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Prose IX

by Hale Chatfield

I have sent you under separate cover a photo of my grandmother staring at what were her toes. You will and I will forgive the urge toward comedy. The grotesque. The now browning portrait of an old and astonished victim. We neither laugh nor gag; nor do we weep. We sleep curved in foetal positions and warm our hands between our thighs. Dreams float in and out of our excoriations: visions mementous in their possibilities. We declaim from the summits of our slumber.

Next to her you will see my grandfather, in a white sailor’s cap. He is counting upon his fingers. The multitudes of his numberings bewilder the clouds and birds clumped on that segment of horizon: they appear ready to explode into weather, fortune, eventuality. For this reason there are, signally, neither flowers nor wild fruits anywhere within the dimensions of this crumbling landscape. No harbors toward which the red eye can set sail. Only hungers left to ramble vacuously among the salts of old silver. Unsmelled tastelessnesses grim in configuration. A dimly immense bouquet of yellow negatives.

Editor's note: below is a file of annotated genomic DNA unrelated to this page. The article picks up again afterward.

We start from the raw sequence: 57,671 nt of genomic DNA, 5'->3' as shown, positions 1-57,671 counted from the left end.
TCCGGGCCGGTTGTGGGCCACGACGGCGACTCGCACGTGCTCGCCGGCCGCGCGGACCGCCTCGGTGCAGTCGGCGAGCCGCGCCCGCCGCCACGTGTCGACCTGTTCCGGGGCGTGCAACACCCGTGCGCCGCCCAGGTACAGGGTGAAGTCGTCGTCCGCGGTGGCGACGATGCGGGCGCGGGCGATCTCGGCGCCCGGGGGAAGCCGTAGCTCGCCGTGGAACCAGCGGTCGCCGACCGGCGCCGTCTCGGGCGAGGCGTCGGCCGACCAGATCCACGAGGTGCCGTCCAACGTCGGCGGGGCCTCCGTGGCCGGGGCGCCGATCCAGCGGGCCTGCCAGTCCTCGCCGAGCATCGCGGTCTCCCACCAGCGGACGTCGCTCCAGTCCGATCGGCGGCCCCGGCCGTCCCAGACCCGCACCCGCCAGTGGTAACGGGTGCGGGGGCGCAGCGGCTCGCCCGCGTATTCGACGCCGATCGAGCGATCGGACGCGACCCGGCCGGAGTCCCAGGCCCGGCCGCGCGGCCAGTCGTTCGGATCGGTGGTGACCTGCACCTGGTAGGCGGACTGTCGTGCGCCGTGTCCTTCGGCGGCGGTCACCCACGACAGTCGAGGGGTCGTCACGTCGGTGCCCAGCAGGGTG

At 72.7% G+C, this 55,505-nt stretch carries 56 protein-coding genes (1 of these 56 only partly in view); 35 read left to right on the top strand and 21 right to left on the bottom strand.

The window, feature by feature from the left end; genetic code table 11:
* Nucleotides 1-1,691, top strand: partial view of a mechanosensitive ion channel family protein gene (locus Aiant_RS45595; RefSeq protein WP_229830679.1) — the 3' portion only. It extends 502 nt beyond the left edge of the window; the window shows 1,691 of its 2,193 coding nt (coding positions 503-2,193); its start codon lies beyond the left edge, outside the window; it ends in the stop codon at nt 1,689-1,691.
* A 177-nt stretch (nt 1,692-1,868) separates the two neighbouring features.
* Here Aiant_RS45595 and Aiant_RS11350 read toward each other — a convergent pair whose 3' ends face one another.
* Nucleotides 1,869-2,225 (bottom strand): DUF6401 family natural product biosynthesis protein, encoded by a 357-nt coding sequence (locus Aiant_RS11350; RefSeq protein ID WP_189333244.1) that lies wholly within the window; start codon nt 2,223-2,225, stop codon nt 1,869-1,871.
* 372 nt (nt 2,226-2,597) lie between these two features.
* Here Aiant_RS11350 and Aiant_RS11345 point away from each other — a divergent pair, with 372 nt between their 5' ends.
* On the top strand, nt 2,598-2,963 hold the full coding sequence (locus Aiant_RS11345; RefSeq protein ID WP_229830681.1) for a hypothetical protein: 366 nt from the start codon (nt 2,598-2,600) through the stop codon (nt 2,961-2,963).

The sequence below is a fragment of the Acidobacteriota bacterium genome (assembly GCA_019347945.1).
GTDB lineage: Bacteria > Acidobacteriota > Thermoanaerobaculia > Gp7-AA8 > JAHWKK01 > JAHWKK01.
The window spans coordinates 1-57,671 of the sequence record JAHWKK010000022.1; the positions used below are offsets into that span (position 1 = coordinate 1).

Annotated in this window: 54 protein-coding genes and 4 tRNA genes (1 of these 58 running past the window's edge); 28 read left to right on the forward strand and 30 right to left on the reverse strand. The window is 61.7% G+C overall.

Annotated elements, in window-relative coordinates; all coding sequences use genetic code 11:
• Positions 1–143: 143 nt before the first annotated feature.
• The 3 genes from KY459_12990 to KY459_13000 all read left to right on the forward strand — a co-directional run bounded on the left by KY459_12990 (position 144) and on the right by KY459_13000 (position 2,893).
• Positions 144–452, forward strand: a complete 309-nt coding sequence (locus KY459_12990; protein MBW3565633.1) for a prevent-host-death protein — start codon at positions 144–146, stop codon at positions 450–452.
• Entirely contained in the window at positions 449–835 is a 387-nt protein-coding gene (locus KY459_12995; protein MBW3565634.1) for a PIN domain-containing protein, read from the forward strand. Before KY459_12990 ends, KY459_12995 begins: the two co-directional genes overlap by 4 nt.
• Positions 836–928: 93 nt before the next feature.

The blur behind their old heads is a boy running. He is, in black and off-white, a rainbow of speed arched behind what it might be they were thinking—a smudge from margin to margin of their minds. He is a spectrum from head to toe. Seeing his chance, he runs to and/or from its arms like a stripe. We see only his going, his wake, his odd track. Neither his birth nor his death are easy to remark. His good humor is inconspicuous. Everything but his swiftness we take on good faith. The lateral mess he makes on the scenery cries out that he was there. Which way did he go?

Know ye that he was my father and his father’s father. The skulls of my putative grandparents illuminate nothing but distance, lanterns swinging back into time—beyond the paper of the photograph, beyond the black paper of the album. Beyond the albumen of patriarchy.

Photomotion. The sere print in your hand chatters with unexpected dimensions. Almost falls from your hand. Cinegrasp. The faces of old people gently swinging forward and back. The boy-blur careening both east and west. The emulsion itself tumbling mite by atom into an inevitable and an incomprehensible mustiness.

And so I am this evening writing to you. I am come out of a blur to witness this composition of letters and punctuation spun from my own hand. I alone have escaped to deliver into your hands and eyes this peculiar message. To welcome you. To befuddle you with such potentialities as kisses and whispers. To befriend you in your inexplicable fading away.

 

Hale Chatfield founded the Hiram Poetry Review. He had published three volumes of poetry, as well as numerous essays and articles. He was a recent recepient of an NEA grant. (Spring 1975)


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